Report: Popular gyms monitored by FBI
April 29, 2009
LOS ANGELES, April 28 (Xinhua) -- As part of their anti-terrorism efforts, FBI agents monitored popular gyms throughout Orange County near Los Angeles to gather intelligence on members of several local mosques, it was reported on Tuesday.
The FBI used informants to gather intelligence that might aid anti-terrorism investigators, the Los Angeles Times said, quoting a man who claims to have been a key informant in the operation.
The informant, Craig Monteilh, who said he posed as a Moslem convert at the request of the FBI to gather intelligence that might aid anti-terrorism investigators.
Monteilh said he was instructed to lure mosque members to work out with him at local gyms. FBI agents, he said, later would obtain security camera footage from the gyms and ask him to identify the people on the tapes and to provide additional information about them.
The agents then conducted background checks on those people, looking for anything that could be used to pressure them to become informants, according to Monteilh.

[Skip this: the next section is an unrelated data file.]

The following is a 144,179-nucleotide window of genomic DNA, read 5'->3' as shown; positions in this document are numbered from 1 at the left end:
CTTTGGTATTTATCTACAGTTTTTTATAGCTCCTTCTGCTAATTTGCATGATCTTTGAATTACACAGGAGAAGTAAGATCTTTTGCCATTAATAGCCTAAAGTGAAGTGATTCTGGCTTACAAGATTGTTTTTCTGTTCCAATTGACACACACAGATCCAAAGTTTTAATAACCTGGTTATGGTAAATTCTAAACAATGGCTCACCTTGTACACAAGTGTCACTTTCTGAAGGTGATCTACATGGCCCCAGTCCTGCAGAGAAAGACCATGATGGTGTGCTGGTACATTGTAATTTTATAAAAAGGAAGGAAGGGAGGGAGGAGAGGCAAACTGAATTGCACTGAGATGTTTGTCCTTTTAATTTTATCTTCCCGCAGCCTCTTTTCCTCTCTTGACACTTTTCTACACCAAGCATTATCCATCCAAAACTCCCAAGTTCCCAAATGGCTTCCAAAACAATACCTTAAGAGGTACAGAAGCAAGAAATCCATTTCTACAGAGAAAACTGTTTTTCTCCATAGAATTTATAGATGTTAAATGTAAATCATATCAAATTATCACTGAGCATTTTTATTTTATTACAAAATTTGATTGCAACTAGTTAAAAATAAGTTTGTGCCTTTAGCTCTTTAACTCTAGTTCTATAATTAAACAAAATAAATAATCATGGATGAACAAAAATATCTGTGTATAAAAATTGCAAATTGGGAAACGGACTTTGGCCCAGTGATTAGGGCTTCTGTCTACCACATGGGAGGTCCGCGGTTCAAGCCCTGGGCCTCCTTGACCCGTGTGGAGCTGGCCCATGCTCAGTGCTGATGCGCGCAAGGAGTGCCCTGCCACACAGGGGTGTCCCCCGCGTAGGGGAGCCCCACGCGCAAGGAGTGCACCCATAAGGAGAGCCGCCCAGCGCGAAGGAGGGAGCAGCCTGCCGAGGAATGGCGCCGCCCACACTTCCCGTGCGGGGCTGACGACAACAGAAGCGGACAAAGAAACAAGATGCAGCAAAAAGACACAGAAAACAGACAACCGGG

Disclosures of the FBI's tactics have angered some leaders in the Moslem community in Orange County, who saw it as a betrayal of their efforts to assist law enforcement after the 9/11 terrorist attacks, according to the paper.
Last week, a coalition of the nation's largest Moslem organizations, including the Council on American-Islamic Relations, the Moslem Public Affairs Council and the Islamic Society of North America, issued a statement demanding that the Obama administration address FBI actions, the paper said.
Such actions included what they described as the "infiltration of mosques," the use of "agent provocateurs to trap unsuspecting Moslem youth" and the "deliberate vilification" of the council, said the paper.
Hussam Ayloush, the executive director of the Council on American-Islamic Relations in Anaheim, Los Angeles, said he viewed the most recent disclosure as a form of religious profiling that "reflects a deeply rooted mindset that was promoted by the Bush Administration."
"I'm not surprised," he said. "It confirms our worst fears."
Sal Hernandez, director of the FBI's Los Angeles office, declined to comment on the matter. Another law enforcement source, however, confirmed that the surveillance occurred, but emphasized that it was a narrowly focused operation targeting people whom the informant had already implicated in alleged crimes, according to the paper.
Editor: Mu Xuequan